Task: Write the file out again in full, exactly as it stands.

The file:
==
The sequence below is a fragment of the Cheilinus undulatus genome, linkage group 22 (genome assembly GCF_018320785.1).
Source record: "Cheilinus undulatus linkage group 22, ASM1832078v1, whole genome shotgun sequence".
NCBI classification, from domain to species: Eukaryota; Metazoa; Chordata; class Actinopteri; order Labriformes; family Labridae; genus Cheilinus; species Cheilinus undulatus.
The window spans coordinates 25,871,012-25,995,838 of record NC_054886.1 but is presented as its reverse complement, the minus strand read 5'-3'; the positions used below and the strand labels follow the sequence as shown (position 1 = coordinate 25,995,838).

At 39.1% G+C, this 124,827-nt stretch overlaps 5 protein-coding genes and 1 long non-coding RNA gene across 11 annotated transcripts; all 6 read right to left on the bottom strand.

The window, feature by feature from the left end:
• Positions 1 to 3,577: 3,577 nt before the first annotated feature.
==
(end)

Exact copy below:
The sequence below is a fragment of the Cheilinus undulatus genome, linkage group 22 (genome assembly GCF_018320785.1).
Source record: "Cheilinus undulatus linkage group 22, ASM1832078v1, whole genome shotgun sequence".
NCBI classification, from domain to species: Eukaryota; Metazoa; Chordata; class Actinopteri; order Labriformes; family Labridae; genus Cheilinus; species Cheilinus undulatus.
The window spans coordinates 25,871,012-25,995,838 of record NC_054886.1 but is presented as its reverse complement, the minus strand read 5'-3'; the positions used below and the strand labels follow the sequence as shown (position 1 = coordinate 25,995,838).

At 39.1% G+C, this 124,827-nt stretch overlaps 5 protein-coding genes and 1 long non-coding RNA gene across 11 annotated transcripts; all 6 read right to left on the bottom strand.

The window, feature by feature from the left end:
• Positions 1 to 3,577: 3,577 nt before the first annotated feature.